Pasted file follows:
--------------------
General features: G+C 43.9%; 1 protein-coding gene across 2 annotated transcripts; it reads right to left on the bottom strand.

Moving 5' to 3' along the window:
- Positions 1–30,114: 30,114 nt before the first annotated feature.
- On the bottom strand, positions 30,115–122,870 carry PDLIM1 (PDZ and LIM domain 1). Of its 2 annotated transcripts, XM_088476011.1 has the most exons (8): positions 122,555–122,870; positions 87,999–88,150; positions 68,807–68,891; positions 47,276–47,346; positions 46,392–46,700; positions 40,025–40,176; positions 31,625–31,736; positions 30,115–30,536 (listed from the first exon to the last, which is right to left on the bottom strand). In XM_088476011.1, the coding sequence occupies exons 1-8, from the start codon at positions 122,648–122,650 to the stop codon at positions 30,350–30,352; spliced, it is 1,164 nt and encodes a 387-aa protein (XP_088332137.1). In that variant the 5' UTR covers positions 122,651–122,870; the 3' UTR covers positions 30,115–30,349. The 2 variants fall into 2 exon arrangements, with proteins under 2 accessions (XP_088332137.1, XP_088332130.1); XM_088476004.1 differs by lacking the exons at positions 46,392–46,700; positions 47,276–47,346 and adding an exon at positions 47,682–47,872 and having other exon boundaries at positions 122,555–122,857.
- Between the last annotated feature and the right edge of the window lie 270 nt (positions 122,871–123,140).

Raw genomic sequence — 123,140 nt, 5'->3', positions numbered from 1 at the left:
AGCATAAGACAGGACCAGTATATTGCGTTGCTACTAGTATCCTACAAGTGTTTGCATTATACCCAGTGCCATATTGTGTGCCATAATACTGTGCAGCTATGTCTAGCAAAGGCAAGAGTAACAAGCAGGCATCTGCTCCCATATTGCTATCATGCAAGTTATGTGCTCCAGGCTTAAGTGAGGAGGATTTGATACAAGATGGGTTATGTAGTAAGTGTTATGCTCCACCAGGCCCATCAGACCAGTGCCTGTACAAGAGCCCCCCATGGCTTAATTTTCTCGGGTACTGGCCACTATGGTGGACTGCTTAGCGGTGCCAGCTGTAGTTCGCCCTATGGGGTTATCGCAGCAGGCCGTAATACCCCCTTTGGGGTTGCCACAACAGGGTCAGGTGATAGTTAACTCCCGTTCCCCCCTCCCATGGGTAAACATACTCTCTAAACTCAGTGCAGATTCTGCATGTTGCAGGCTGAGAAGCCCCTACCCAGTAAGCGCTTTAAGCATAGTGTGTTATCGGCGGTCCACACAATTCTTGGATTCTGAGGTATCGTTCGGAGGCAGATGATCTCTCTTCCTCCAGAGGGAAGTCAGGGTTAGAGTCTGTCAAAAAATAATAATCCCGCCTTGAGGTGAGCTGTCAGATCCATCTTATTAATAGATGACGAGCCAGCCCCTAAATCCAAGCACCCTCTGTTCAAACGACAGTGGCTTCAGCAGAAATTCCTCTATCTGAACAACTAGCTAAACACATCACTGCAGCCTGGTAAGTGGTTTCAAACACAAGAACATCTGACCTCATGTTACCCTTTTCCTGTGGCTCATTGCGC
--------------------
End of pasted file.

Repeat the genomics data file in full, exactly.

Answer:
General features: G+C 43.9%; 1 protein-coding gene across 2 annotated transcripts; it reads right to left on the bottom strand.

Moving 5' to 3' along the window:
- Positions 1–30,114: 30,114 nt before the first annotated feature.
- On the bottom strand, positions 30,115–122,870 carry PDLIM1 (PDZ and LIM domain 1). Of its 2 annotated transcripts, XM_088476011.1 has the most exons (8): positions 122,555–122,870; positions 87,999–88,150; positions 68,807–68,891; positions 47,276–47,346; positions 46,392–46,700; positions 40,025–40,176; positions 31,625–31,736; positions 30,115–30,536 (listed from the first exon to the last, which is right to left on the bottom strand). In XM_088476011.1, the coding sequence occupies exons 1-8, from the start codon at positions 122,648–122,650 to the stop codon at positions 30,350–30,352; spliced, it is 1,164 nt and encodes a 387-aa protein (XP_088332137.1). In that variant the 5' UTR covers positions 122,651–122,870; the 3' UTR covers positions 30,115–30,349. The 2 variants fall into 2 exon arrangements, with proteins under 2 accessions (XP_088332137.1, XP_088332130.1); XM_088476004.1 differs by lacking the exons at positions 46,392–46,700; positions 47,276–47,346 and adding an exon at positions 47,682–47,872 and having other exon boundaries at positions 122,555–122,857.
- Between the last annotated feature and the right edge of the window lie 270 nt (positions 122,871–123,140).

Raw genomic sequence — 123,140 nt, 5'->3', positions numbered from 1 at the left:
AGCATAAGACAGGACCAGTATATTGCGTTGCTACTAGTATCCTACAAGTGTTTGCATTATACCCAGTGCCATATTGTGTGCCATAATACTGTGCAGCTATGTCTAGCAAAGGCAAGAGTAACAAGCAGGCATCTGCTCCCATATTGCTATCATGCAAGTTATGTGCTCCAGGCTTAAGTGAGGAGGATTTGATACAAGATGGGTTATGTAGTAAGTGTTATGCTCCACCAGGCCCATCAGACCAGTGCCTGTACAAGAGCCCCCCATGGCTTAATTTTCTCGGGTACTGGCCACTATGGTGGACTGCTTAGCGGTGCCAGCTGTAGTTCGCCCTATGGGGTTATCGCAGCAGGCCGTAATACCCCCTTTGGGGTTGCCACAACAGGGTCAGGTGATAGTTAACTCCCGTTCCCCCCTCCCATGGGTAAACATACTCTCTAAACTCAGTGCAGATTCTGCATGTTGCAGGCTGAGAAGCCCCTACCCAGTAAGCGCTTTAAGCATAGTGTGTTATCGGCGGTCCACACAATTCTTGGATTCTGAGGTATCGTTCGGAGGCAGATGATCTCTCTTCCTCCAGAGGGAAGTCAGGGTTAGAGTCTGTCAAAAAATAATAATCCCGCCTTGAGGTGAGCTGTCAGATCCATCTTATTAATAGATGACGAGCCAGCCCCTAAATCCAAGCACCCTCTGTTCAAACGACAGTGGCTTCAGCAGAAATTCCTCTATCTGAACAACTAGCTAAACACATCACTGCAGCCTGGTAAGTGGTTTCAAACACAAGAACATCTGACCTCATGTTACCCTTTTCCTGTGGCTCATTGCGC